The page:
To Help The Poorest Of The Poor, First You Have To Find Them In the quest to help the poor, it's difficult to know whose needs are the greatest. Without clear data, it's tough to know who to help first. The traditional way to look for the poorest of the poor is with household surveys. They are the primary source of data for policy decisions, but they have drawbacks. "Household surveys are expensive, and the coverage is not great," says Stefano Ermon, an assistant professor of computer science at Stanford University. So Ermon is heading up a new project to create a method of gathering poverty data using satellite images — which eventually could help policymakers make more informed decisions. The use of satellite images isn't new. It's the emphasis on daytime pictures that's innovative. Nighttime pictures can reveal some information about consumption, the "use of goods and services by households." The theory is, if people could afford a high level of consumption, then people could afford to use a lot of electricity. So the nighttime satellite image of the region would be bright. On the other hand, if the region is dark, then people in the region presumably cannot afford to use much electricity. This would mean a low level of consumption in the region. The problem with nighttime images is that "they don't show much gradation in the poorest parts," Ermon says. In other words, these images don't distinguish poor regions from very poor regions — which is where some policymakers may be aiming their limited resources. So Ermon and his team developed a computer program to analyze daytime satellite images — just as available as nighttime images but with more visual details. Ermon says his new model goes beyond looking at just differences in electricity use, also analyzing roads, houses and features of the terrain. Nobody, not even Ermon, completely understands how the new model extracts economic data from geographic information. "The model is extremely complicated [and] we don't know exactly what the model is looking for in the images," Ermon says. All we know for now is that the model works pretty well. Indeed, a paper Ermon and his team published in Science this summer states that their program can "identify image features that can explain up to 75 percent of the variation in local level economic outcomes." The paper states that Ermon's new method outperforms nighttime imagery analysis with a "81.2 percent increase." "What the Stanford team has shown is that daylight beats night lights," wrote Justin Sandefur, a senior fellow at the Center for Global Development, in a post on the center's blog. "This is a cool technique that I'm sure will (and should) get a lot of use among researchers, and will hopefully catalyze further refinements to the approach." The computer program analyzes satellite images alongside the survey data from five countries where household surveys have been conducted recently — Malawai, Nigeria, Rwanda, Tanzania and Uganda. The program picks out connections between visual features of images and numerical data from the survey. Sandefur, who helped design the Tanzania survey the Ermon group used, supports the group's work. But he cautions that it's not ready to act as the sole basis for policy decisions. His quantitative analysis of the group's work finds that the group "gets the poverty status right 60 percent of the time," which is not much better than random guessing. "The accuracy is just not nearly refined enough to target a social program," Sandefur says. "I could guarantee you urban legends would spread about what would make you look poor from space." So the day of replacing door-to-door surveys with observations from the outer space has yet to come. Nonetheless, the World Bank is receptive to the idea of incorporating the data. "We see satellite images as a complement [to household surveys], not a substitute," says David Newhouse, a senior economist at the World Bank. "Putting the two together would make a lot of sense." Then again, the point of the Ermon group's research is to shed light on regions with little to no survey data. "If it's that information-poor, then we might as well use this," says Jonathan Drake, an imagery analyst at the American Association of the Advancement of Science. "I think it shows considerable promise." "We've received a large number of request for data from both academic, government and non-governmental organizations," Ermon says. While not everyone thinks Ermon's project provides accurate enough data for policymaking purposes, Ermon says his method does "better than existing methods." His group plans to work on the project, investigating the "practical benefits of using [their] new poverty data."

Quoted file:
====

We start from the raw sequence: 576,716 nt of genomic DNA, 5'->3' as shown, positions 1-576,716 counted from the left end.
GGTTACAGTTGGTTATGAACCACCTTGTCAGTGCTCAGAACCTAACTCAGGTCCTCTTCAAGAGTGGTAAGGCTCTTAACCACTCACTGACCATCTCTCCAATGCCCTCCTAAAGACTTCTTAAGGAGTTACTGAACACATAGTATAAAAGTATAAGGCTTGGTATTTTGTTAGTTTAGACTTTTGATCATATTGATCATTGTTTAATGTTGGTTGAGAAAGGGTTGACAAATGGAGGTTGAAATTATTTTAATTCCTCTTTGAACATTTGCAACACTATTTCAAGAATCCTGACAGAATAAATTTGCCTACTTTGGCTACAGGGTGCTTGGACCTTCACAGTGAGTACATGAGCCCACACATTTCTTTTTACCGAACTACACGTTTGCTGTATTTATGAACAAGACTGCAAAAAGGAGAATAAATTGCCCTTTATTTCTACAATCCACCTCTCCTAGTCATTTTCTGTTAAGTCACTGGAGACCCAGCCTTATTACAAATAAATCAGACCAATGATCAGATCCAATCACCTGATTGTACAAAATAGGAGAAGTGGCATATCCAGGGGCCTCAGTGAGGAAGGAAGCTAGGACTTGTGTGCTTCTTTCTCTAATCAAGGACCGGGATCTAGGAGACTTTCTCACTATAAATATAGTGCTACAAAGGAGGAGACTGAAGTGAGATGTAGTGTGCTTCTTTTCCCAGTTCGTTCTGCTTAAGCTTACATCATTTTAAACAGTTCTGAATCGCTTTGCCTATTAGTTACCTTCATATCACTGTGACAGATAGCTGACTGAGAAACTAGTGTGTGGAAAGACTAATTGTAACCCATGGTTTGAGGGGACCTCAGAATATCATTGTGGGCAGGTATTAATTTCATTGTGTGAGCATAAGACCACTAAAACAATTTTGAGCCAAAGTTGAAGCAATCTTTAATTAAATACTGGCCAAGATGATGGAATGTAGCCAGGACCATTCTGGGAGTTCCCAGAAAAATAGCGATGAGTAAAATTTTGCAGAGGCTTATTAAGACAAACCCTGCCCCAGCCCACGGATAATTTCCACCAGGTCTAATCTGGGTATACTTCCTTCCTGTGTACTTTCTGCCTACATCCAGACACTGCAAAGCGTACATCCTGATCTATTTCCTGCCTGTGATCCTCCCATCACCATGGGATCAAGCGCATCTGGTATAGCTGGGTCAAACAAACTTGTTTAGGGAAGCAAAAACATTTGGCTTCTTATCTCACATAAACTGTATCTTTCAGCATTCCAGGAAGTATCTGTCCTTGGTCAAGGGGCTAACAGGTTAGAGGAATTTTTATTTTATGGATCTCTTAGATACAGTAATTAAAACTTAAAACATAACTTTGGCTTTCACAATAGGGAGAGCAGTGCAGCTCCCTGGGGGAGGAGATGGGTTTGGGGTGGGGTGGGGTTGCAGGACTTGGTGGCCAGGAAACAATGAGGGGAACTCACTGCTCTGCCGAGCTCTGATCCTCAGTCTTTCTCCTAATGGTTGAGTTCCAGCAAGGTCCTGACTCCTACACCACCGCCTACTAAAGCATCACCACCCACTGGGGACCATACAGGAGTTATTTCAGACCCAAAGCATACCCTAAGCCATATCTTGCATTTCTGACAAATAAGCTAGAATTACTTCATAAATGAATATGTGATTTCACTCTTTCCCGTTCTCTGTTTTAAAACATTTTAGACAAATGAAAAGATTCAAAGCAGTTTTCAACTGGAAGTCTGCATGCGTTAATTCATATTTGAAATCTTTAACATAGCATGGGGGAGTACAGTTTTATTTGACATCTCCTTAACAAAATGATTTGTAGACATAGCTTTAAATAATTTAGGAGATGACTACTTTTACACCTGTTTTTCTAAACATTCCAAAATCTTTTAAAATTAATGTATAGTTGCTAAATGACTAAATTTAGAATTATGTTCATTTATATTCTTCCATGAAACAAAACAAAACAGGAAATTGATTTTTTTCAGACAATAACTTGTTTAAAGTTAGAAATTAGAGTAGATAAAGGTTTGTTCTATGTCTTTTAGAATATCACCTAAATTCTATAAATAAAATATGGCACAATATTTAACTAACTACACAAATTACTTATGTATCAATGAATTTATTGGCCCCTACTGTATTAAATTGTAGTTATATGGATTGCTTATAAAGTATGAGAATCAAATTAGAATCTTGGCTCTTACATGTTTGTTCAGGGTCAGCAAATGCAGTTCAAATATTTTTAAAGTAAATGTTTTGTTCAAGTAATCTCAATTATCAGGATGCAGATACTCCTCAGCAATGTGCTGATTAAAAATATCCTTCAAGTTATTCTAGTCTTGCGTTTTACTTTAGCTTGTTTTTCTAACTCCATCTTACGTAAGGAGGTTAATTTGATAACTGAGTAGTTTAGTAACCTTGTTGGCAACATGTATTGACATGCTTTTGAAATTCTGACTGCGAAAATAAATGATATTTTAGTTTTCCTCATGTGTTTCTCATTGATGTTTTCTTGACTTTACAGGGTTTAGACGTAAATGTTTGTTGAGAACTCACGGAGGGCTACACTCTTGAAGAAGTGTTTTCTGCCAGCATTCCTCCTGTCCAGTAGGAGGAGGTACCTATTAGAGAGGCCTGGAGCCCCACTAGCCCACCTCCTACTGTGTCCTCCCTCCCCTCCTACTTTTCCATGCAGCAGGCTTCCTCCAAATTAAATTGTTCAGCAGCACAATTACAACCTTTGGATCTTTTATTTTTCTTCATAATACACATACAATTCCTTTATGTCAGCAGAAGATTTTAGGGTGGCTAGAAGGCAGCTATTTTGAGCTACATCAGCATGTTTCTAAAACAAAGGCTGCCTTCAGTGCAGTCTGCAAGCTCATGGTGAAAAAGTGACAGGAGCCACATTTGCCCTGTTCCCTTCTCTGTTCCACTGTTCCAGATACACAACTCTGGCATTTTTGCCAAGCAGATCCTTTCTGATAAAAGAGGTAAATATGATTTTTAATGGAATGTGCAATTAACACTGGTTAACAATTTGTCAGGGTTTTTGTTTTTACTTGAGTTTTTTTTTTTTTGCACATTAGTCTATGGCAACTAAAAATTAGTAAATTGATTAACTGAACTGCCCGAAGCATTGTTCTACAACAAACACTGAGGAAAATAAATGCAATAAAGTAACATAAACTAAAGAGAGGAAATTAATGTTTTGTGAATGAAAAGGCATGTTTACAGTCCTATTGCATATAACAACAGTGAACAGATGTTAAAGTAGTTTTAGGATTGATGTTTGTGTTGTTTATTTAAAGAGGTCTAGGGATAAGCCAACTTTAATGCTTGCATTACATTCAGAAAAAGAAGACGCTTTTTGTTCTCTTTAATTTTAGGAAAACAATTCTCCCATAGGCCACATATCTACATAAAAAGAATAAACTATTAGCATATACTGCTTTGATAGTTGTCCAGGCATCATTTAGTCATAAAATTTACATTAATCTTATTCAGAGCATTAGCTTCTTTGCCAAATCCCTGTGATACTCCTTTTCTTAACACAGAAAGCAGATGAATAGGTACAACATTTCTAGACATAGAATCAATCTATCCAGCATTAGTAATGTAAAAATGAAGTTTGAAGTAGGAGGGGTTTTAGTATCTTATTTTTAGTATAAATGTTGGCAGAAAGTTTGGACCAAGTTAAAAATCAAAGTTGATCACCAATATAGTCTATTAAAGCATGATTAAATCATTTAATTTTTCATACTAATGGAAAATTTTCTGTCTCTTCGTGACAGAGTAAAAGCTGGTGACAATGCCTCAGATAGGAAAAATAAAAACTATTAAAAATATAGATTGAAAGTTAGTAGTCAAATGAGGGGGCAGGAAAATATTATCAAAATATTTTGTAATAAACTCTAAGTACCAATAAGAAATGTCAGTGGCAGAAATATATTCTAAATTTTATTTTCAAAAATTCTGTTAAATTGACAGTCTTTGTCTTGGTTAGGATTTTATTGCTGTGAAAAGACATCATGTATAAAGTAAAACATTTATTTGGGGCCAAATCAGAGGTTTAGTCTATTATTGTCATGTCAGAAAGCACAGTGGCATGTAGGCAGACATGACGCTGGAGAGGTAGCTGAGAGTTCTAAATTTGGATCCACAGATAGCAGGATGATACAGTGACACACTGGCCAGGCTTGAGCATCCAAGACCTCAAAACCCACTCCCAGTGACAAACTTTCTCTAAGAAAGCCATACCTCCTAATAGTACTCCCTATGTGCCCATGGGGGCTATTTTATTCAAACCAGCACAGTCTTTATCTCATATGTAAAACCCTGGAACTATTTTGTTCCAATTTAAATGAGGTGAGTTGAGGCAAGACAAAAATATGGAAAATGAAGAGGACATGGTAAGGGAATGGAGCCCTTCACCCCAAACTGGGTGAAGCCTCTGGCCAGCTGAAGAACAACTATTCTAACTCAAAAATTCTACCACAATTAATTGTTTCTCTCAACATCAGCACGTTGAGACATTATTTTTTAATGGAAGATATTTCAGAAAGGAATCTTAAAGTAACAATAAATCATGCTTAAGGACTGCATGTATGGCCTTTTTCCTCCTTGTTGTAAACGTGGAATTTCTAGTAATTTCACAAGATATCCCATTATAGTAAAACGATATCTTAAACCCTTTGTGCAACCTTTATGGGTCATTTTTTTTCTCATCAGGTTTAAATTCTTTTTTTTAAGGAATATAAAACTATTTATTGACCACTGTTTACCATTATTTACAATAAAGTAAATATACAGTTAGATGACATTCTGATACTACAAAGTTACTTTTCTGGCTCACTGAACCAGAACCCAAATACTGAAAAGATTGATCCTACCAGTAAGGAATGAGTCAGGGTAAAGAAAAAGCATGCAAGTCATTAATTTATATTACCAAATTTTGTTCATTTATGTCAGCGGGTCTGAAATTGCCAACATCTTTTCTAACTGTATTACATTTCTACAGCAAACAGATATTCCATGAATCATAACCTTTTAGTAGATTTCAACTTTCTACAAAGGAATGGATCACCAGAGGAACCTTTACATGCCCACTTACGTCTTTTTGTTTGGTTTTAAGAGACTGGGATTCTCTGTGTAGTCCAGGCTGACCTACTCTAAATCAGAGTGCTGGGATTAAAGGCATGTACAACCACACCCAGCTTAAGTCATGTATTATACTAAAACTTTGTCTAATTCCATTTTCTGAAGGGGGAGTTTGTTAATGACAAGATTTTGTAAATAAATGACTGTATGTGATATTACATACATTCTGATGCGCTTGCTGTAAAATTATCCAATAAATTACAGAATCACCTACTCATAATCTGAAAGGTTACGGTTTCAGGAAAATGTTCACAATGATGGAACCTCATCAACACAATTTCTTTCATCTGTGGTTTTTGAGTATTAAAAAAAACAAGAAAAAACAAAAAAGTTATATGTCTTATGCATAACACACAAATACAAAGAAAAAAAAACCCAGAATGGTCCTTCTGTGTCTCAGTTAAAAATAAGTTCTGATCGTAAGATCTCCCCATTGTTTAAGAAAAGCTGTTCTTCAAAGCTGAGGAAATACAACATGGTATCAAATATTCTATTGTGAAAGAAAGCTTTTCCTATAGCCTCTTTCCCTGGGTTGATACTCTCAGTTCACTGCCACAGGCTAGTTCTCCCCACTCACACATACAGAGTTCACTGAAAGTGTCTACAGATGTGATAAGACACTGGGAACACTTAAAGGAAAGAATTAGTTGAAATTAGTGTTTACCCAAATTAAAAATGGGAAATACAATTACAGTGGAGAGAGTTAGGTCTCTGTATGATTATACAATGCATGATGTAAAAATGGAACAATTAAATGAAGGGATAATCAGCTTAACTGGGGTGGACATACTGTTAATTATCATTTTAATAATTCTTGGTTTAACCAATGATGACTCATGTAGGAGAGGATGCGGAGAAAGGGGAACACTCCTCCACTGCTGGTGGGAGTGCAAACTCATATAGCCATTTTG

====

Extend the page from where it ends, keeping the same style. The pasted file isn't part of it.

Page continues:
News Article | December 6, 2016